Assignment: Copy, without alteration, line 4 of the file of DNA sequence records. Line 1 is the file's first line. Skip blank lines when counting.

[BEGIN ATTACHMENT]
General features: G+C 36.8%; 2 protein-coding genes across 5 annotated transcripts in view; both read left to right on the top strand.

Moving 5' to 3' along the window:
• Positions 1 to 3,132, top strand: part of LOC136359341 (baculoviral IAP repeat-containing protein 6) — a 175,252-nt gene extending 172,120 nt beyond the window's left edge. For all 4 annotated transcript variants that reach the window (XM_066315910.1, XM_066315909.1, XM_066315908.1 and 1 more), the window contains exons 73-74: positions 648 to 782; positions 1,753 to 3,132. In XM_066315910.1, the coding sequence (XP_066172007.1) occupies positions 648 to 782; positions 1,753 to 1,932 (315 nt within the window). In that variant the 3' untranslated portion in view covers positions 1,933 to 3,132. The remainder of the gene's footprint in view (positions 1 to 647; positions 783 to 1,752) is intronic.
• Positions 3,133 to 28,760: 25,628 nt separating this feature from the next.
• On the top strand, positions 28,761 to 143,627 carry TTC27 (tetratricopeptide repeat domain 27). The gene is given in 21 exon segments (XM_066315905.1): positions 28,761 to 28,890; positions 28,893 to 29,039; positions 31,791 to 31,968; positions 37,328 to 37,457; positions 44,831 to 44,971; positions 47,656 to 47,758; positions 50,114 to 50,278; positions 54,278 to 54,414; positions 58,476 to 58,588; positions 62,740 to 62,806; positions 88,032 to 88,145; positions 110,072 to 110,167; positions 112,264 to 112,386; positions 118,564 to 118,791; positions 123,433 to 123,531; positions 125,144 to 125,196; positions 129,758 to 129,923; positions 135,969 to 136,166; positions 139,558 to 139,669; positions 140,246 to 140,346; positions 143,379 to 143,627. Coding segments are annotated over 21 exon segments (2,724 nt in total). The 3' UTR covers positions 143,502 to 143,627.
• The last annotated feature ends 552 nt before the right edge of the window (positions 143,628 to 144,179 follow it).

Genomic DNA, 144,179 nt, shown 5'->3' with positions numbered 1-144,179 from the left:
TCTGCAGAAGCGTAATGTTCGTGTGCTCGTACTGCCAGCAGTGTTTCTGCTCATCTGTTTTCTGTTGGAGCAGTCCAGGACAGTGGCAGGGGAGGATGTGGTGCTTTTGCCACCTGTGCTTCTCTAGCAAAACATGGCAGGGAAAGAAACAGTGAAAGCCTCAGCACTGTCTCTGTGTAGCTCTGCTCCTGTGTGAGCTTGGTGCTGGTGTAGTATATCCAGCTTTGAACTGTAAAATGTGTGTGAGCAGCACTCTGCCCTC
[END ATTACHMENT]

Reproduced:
• Positions 3,133 to 28,760: 25,628 nt separating this feature from the next.